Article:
One cure for escalating US-Iran violence

Both countries already have many restraints to prevent major conflict, but Iraqis are setting an example: a movement to end revenge violence.

AP
A girl gets her face painted with the colors of the Iraqi flag in Tahrir Square during anti-government demonstrations in Baghdad, Iraq, Dec. 26.

Both the U.S. and Iran have a multitude of reasons to end their escalation of violence, but one of them may be this: In the country they each use as a proxy battleground – Iraq – a grassroots movement has challenged the ancient tradition of revenge as a justification for violence.

Iraqis know well the needless toll of revenge violence from their own tit-for-tat mass killings, done mainly by Sunnis and Shiites. Such violence erupted after the 2003 American-led overthrow of Saddam Hussein. And again during the rise of an Islamic State caliphate in 2014. Yet with the defeat of the caliphate as well as a maturing of Iraqi democracy, both the government and civil society groups made concerted efforts to mediate between Iraq’s religious and ethnic groups to ease communal tensions and prevent acts of revenge. In addition, the country’s leading Shiite cleric, Grand Ayatollah Ali al-Sistani, has called for no revenge killings.

Last October, this movement toward inclusion erupted in a mass protest of young people to end sectarian divisions, which have driven revenge violence as well as led to dysfunctional government. Under the current constitution, power in Iraq is divvied up by ethnic or religious groups, leading to perverse patronage and mass corruption. The protesters recognize that their prosperity and an end to religious-based violence require a shift to a higher identity as Iraqi citizens.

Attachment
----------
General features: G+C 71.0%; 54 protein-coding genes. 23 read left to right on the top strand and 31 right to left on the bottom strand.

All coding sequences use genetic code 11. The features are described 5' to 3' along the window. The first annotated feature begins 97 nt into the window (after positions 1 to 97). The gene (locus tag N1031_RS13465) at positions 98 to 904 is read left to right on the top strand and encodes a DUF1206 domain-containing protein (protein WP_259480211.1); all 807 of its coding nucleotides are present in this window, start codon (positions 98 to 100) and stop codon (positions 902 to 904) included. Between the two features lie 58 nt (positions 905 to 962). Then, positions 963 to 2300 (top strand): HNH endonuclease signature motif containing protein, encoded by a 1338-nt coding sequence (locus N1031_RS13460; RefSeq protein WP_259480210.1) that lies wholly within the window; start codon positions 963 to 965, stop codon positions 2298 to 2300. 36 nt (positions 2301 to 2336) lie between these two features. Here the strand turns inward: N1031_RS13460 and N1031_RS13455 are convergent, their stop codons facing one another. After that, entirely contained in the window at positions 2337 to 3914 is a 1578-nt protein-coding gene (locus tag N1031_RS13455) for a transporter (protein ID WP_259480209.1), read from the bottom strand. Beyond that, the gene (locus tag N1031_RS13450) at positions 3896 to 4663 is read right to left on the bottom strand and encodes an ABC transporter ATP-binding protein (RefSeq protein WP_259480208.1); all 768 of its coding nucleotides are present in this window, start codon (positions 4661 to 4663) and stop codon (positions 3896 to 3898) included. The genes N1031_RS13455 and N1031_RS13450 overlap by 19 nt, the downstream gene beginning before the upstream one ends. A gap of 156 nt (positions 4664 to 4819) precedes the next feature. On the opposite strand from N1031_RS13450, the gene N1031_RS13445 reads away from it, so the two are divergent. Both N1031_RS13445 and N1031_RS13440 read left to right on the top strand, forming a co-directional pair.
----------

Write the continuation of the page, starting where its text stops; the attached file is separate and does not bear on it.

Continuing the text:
“Yazidis, Sunnis, Christians, we are all here to just be real Iraqis and support each other for freedom and for a good life,” said one protest organizer. The protests have forced a prime minister to offer his resignation and the parliament to work on reforms.

For taking this stance, more than 500 protesters have been killed, mainly by Iran-backed militias. Last week, after the U.S. killed Iran’s top general behind the militias, Qods Force leader Qassem Soleimani, many protesters in Baghdad’s Tahrir Square took little solace in the killing. They also realized Iran’s responding act of vengeance – shooting missiles on U.S. forces in two Iraqi bases – was yet another example of their country being victim to revenge violence. Iran itself described the attack as revenge.

In conflicts, retaliation can often be a deterrence. Revenge violence, however, is usually based on feelings about honor or dignity, not tactical defense. Like many other countries, Iraqis may be awakening to the dangers of bitter revenge as a motive for killing. To short-circuit their own country’s potential for cycles of violence, they are demanding moderation, restraint, and inclusiveness of their own leaders. Perhaps their cry can be heard in Tehran and Washington.

To read the rest of the Monitor’s coverage of the U.S.-Iran clash, please click here.

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